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Emu Status Pages

EAP Method Update (Active WG)
Sec Area: Roman Danyliw, Benjamin Kaduk | 2006-Jan-20 — 2014-May-12 
Chairs
 
 


2019-12-06 charter

EAP Method Update (emu)
-----------------------

 Charter

 Current Status: Active

 Chairs:
     Joseph A. Salowey <joe@salowey.net>
     Mohit Sethi <mohit.m.sethi@ericsson.com>

 Security Area Directors:
     Roman Danyliw <rdd@cert.org>
     Benjamin Kaduk <kaduk@mit.edu>

 Security Area Advisor:
     Roman Danyliw <rdd@cert.org>

 Mailing Lists:
     General Discussion: emu@ietf.org
     To Subscribe:       https://www.ietf.org/mailman/listinfo/emu
     Archive:            https://mailarchive.ietf.org/arch/search/?email_list=emu

Description of Working Group:

  The Extensible Authentication Protocol (EAP) [RFC 3748] is a network access
  authentication framework used, for instance, in VPN and mobile networks.
  EAP itself is a simple protocol and actual authentication happens in EAP
  methods. Several EAP methods have been developed at the IETF and
  support for EAP exists in a broad set of devices. Previous larger EAP-related
  efforts at the IETF included rewriting the base EAP protocol specification and
  the development of several standards track EAP methods.

  EAP methods are generally based on existing security technologies such as
  Transport Layer Security (TLS) and mobile network Authentication and Key
  Agreement (AKA). Our understanding of security threats is continuously
  evolving. This has driven the evolution of several of these underlying
  technologies. As an example, IETF has standardized a new and improved
  version of TLS (v1.3) in RFC 8446. The group will therefore provide guidance
  and update EAP method specifications where necessary to enable the use of
  new versions of these underlying technologies.

  At the same time, some new use cases for EAP have been identified. EAP is
  now more broadly used in mobile network authentication. The group will
  update existing EAP methods such as EAP-AKA' to stay in sync with updates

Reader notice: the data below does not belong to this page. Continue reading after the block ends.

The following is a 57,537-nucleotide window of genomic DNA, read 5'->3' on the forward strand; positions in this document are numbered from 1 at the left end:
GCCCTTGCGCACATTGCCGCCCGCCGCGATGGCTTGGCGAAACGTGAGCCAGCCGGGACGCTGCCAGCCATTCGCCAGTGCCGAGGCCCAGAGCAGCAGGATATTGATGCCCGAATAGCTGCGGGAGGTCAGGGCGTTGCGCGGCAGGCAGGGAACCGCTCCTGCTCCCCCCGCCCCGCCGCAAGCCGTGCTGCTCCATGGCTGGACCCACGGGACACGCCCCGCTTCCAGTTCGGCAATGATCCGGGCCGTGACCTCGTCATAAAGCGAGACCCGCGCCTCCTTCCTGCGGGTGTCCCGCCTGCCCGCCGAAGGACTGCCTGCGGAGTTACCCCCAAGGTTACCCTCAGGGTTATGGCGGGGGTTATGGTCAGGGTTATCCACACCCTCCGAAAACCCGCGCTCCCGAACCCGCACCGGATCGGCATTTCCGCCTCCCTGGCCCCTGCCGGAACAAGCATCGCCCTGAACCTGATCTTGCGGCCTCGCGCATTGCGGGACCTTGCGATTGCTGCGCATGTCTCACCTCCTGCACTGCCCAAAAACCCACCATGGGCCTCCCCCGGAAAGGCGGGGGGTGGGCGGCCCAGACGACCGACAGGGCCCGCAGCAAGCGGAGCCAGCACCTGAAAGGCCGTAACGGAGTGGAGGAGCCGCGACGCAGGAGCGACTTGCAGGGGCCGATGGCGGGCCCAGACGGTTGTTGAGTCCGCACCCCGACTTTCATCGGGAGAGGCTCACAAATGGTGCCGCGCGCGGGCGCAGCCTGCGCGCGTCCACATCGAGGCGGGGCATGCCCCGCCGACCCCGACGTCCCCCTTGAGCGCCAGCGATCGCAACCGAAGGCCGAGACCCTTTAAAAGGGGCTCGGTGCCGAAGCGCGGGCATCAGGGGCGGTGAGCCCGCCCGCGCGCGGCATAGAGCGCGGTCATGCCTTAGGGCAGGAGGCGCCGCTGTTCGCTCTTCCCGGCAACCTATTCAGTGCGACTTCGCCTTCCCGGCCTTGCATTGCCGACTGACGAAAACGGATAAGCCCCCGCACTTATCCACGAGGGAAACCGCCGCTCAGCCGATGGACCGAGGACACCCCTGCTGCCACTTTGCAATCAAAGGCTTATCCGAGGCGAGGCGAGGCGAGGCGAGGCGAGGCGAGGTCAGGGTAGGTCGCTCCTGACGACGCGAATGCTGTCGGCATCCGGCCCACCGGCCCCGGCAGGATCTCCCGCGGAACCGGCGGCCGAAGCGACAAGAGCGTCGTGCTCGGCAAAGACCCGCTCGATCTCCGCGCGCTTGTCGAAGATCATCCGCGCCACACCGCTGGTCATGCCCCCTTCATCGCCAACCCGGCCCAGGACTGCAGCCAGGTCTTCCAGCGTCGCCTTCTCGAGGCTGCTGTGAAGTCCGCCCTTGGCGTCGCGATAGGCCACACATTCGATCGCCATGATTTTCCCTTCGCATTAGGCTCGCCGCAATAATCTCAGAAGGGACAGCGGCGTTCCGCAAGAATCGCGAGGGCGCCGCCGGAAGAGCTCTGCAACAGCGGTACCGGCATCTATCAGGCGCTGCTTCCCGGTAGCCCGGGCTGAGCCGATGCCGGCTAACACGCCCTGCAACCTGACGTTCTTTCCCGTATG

to the referenced 3GPP specifications. RFC 7258 notes that pervasive
  monitoring is an attack. Forward secrecy is an important
  security property for modern protocols to thwart pervasive monitoring. The
  group will work on an extension to EAP-AKA' for providing PFS.

  Out-of-band (OOB) refers to a separate communication channel
  independent of the primary in-band channel over which the actual network
  communication takes place. OOB channels are now used for authentication
  in a variety of protocols and devices (draft-ietf-oauth-device-flow-13,
  WhatsApp Web, etc.). Many users are accustomed to tapping NFC or
  scanning QR codes. However, EAP currently does not have any standard
  methods that support authentication based on OOB channels. The group
  will therefore work on an EAP method where authentication is based on an
  out-of-band channel between the peer and the server.

  EAP authentication is based on credentials available on the peer and the
  server. However, some EAP methods use credentials that are time or domain
  limited (such as EAP-POTP), and there may be a need for creating long term
  credentials for re-authenticating the peer in a more general context. The
  group will investigate minimal mechanisms with which limited-use EAP
  authentication credentials can be used for creating general-use long-term
  credentials.